x PhoneArena is hiring! Reviewer in the USA

What defines a 'high-end' phone/tablet

Posted: , by Ray S.

Tags :

What defines a 'high-end' phone/tablet
It looks like some users out there aren't really aware of the true meaning of "high-end". We're concerned about this, as voicing wrong opinions can easily mislead other people. We think that's not cool, and wanted to share our view on the matter.

How it all began

Ever since Android phone manufacturers started to equip their handsets with the latest and greatest hardware, customers have been using their specs sheets for bragging rights. Following an overly simple logic, some have concluded that the more GHz, the better; the more RAM, the better; and the more megapixels... the better, even though it has been proven time and time again that it's not really the numbers which dictate real-world performance. Yet, we've once again heard "educated" opinions that the iPhone 5 is not a high-end device, because of its specs.

While comparing specs sheets in the Android world can, to a certain extent, indicate which device is going to have an edge in performance, such kind of comparison when there are other OS's involved is unthinkable.

Love it or hate it, consumer technology is a bit more complex than that. And what makes it complex is the part which gives meaning to all the hardware components - software. Unfortunately, software is a bit more difficult to understand. It isn't something that has any physical form - you can't touch it, for example. The thing is if there wasn't software, there wouldn't be any need for computer hardware. Software can also be written in a good, or in a bad way. The effect of this is that a well-written software can be executed flawlessly on a device with good, but not great hardware specs. However, if you take same poorly-written software and try to run it on the same device, it will lag, it will crash, and overall, the whole experience of using it will be much worse than if you used the well-written software.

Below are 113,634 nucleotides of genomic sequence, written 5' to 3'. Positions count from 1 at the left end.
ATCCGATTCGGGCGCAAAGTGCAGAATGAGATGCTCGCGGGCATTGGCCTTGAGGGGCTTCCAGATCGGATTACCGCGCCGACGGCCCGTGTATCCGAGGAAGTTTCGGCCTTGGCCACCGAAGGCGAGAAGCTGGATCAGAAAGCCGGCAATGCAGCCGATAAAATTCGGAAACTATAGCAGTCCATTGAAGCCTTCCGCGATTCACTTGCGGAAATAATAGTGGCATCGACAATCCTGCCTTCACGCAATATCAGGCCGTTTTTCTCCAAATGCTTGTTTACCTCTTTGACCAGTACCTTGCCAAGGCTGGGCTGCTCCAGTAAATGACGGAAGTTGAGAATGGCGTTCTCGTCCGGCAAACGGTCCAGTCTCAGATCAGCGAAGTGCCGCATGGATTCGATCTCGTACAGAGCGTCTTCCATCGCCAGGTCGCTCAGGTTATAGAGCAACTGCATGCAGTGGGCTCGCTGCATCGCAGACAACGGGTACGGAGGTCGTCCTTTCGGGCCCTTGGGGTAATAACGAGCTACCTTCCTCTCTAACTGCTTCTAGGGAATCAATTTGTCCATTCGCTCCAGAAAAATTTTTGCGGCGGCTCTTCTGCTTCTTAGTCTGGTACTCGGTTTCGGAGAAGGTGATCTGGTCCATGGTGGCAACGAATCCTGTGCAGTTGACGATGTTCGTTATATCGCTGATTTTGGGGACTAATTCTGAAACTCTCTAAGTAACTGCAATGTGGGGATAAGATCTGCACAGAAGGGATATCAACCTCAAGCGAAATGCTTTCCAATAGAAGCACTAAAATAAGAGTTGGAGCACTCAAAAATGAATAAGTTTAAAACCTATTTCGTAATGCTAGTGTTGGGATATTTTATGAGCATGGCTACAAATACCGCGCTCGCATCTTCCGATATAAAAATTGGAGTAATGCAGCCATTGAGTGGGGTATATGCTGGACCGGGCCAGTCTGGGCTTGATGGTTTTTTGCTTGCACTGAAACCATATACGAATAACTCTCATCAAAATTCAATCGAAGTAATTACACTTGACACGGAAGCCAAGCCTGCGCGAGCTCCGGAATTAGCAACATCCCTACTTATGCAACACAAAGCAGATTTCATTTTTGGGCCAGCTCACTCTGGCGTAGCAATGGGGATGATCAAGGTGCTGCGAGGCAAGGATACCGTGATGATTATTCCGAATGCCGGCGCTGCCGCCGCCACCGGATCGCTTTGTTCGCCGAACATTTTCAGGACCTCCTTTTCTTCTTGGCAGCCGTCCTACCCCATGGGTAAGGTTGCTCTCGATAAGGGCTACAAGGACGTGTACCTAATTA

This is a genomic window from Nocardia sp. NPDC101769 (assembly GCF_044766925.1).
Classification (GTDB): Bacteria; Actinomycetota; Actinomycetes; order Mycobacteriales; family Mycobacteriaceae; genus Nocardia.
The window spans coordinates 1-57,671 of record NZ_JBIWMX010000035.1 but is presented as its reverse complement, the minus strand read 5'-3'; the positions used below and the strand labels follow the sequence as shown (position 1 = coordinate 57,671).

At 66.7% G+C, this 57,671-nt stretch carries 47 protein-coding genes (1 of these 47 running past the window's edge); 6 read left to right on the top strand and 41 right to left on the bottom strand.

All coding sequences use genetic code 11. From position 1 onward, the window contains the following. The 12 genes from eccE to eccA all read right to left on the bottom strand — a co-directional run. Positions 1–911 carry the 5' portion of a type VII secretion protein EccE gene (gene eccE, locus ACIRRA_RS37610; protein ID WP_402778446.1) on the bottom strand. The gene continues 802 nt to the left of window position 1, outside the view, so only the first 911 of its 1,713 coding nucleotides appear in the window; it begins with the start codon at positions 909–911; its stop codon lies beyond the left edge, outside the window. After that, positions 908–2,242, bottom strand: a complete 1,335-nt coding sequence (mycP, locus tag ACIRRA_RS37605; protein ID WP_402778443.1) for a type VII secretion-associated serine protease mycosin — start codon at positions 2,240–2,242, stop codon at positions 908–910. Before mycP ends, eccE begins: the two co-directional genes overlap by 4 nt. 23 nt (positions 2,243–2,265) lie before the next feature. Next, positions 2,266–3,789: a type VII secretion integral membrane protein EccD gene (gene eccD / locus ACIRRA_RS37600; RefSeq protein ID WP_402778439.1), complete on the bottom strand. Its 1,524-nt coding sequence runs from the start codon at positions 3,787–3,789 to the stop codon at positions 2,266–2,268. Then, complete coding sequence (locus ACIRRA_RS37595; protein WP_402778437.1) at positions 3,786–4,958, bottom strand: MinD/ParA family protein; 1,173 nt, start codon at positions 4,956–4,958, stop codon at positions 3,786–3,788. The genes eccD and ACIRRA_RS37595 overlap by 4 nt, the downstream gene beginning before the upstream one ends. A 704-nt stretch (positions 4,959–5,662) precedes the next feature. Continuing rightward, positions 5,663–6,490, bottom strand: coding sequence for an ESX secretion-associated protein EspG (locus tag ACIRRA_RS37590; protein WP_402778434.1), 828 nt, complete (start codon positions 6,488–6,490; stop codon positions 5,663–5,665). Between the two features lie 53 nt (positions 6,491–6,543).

What all this means is that it doesn't really matter which is the device with slightly superior specs. Because, let's face it, every costly smartphone has more or less the same hardware, with some small differences of little meaning. But what can substantially affect the performance of a device (read: the way software will be executed), is how well the software for a that device is going to be written. Therefore, this explains why a top Android model with a faster quad-core processor isn't really faster than an iPhone with a slower dual-core processor. Because there are important differences in the way software was written for these handsets.

What defines a high-end device

So what defines if a phone or tablet is high-end or not? Obviously, it isn't the specs. Or at least, it isn't just the specs. To be high-end, means to be of high class. Like software, it isn't something you can measure physically or on paper. One very accurate way of telling which class does a certain device belong to, however, is the price. If you look at the price of current models, things immediately fall into their places. Low-cost models are low-cost for a reason, and the same goes for the devices in the mid range. The high end is where you'll find the iPhone and the top-models of Android manufacturers. Costing about the same amount of money, almost all of them offer very similar quality of user experience. Yes, the iPhone isn't as "technically-advanced" in terms of hardware, when compared to competitive Android phones, but this is only because it doesn't need to be. Again, this is because its software is written incredibly well, allowing it to run flawlessly on a device with lower specs. And as we said above, there is no use in extremely powerful hardware, if you can achieve the same, or even better performance with less powerful hardware.